Plans to reduce the speed limit on the M1 have been scrapped by Transport Secretary Patrick McLoughlin.
The Highways Agency carried out a public consultation earlier this year on whether the speed limit should be dropped to 60mph between junction 28 at Mansfield and junction 35A at Sheffield and Rotherham.
It was intended the lower limit would have been introduced next year and run between 7am and 7pm each day in a bid to reduce air pollution.
But Mr McLoughlin said today the change will not be happening.
He said: “Let me be absolutely clear, I want all motorways to run at 70mph. While it sometimes makes sense to use variable limits to keep people moving, blanket reductions are not acceptable.”
The announcement comes as work starts on transforming the M1 between junctions 28 to 35A into a ‘smart motorway’. Work on transforming the road - which will be broken into separate sections between junctions 28 to 31 in Derbyshire and junctions 32 to 35A in South Yorkshire - is expected to cost up to £354 million to complete.
Smart motorways convert the hard shoulder to a running lane to reduce congestion, operating either permanently or during busy periods.
Overhead variable message signs inform motorists of changes in speed limits, queuing and lane closures, while staff in regional control centres will be able to use CCTV to monitor incidents and keep motorists safe.
Mr McLoughlin said: “Smart motorways are an effective and cost efficient way of increasing space on our roads, cutting jams and speeding up journey times and I am pleased to announce the start of work on these schemes.”
It is intended the M1 will be transformed into a smart motorway by autumn 2015.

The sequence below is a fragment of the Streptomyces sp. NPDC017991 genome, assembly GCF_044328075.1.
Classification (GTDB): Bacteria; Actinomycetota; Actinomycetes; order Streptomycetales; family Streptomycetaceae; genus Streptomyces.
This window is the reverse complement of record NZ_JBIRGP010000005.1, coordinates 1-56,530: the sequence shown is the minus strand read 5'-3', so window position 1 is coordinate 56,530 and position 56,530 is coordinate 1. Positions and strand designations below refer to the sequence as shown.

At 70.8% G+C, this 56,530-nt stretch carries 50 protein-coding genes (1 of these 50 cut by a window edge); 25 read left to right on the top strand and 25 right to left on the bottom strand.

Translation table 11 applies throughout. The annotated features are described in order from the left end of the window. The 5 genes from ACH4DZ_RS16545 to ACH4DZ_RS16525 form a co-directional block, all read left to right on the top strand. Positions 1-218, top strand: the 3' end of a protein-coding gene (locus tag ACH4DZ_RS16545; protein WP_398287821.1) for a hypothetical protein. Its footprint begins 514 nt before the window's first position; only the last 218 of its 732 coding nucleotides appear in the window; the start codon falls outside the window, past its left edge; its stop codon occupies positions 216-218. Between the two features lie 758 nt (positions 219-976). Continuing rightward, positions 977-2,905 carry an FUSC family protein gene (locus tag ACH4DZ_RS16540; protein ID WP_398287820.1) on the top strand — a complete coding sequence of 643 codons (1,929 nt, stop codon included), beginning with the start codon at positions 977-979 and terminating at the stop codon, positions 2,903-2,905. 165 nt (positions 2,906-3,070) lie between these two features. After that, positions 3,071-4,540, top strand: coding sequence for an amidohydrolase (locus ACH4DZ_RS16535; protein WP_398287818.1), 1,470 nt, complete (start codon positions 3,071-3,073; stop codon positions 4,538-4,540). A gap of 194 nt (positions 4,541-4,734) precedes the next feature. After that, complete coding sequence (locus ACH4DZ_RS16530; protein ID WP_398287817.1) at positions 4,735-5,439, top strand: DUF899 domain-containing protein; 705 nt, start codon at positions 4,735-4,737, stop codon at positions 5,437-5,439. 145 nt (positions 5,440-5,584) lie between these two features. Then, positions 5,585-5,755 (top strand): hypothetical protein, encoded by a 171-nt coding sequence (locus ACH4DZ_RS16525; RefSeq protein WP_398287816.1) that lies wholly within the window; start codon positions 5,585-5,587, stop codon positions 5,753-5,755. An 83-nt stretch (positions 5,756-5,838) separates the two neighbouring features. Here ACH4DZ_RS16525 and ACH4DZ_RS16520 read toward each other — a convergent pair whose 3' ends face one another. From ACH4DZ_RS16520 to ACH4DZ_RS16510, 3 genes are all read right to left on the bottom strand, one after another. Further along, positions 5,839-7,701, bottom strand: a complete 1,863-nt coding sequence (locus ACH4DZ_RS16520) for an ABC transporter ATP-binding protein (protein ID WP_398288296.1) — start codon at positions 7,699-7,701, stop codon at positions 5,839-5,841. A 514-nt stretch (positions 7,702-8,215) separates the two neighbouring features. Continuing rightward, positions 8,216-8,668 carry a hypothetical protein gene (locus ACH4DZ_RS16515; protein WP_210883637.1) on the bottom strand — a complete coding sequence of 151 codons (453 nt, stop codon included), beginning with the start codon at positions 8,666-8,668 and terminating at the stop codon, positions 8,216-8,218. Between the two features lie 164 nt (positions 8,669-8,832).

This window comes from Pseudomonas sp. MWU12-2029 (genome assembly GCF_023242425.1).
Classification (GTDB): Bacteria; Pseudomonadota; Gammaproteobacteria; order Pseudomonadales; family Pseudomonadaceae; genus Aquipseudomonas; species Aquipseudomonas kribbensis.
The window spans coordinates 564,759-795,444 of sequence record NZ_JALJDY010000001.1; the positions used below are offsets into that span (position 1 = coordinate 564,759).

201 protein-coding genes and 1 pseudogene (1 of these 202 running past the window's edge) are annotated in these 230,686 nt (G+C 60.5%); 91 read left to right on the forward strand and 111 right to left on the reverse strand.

A Department for Transport spokesman said: “These schemes will boost capacity by a third and improve journey times up to 10 per cent through the M1 schemes.
“The Highways Agency previously consulted on proposals to limit speeds to 60mph between 7am and 7pm 7 days a week because of the potential effect of the new schemes on local air quality.
“However, the Transport Secretary has rejected this approach as the government’s preferred option for managing the problem and has instead asked the Highways Agency to rigorously investigate alternatives as work progresses on the schemes in the next 12 to 18 months. If any proposals continue to include varying speed limits, they must only apply when absolutely necessary.
“In particular, the Agency must look for alternatives that maintain the 70mph limit wherever possible, particularly when traffic tends to be lighter, such as at weekends and outside of peak commuting hours.
“In the meantime, as with all smart motorways already in successful operation, the Highways Agency will take the necessary legal powers to enable them to vary the speed limit from the routine 70mph at certain times.”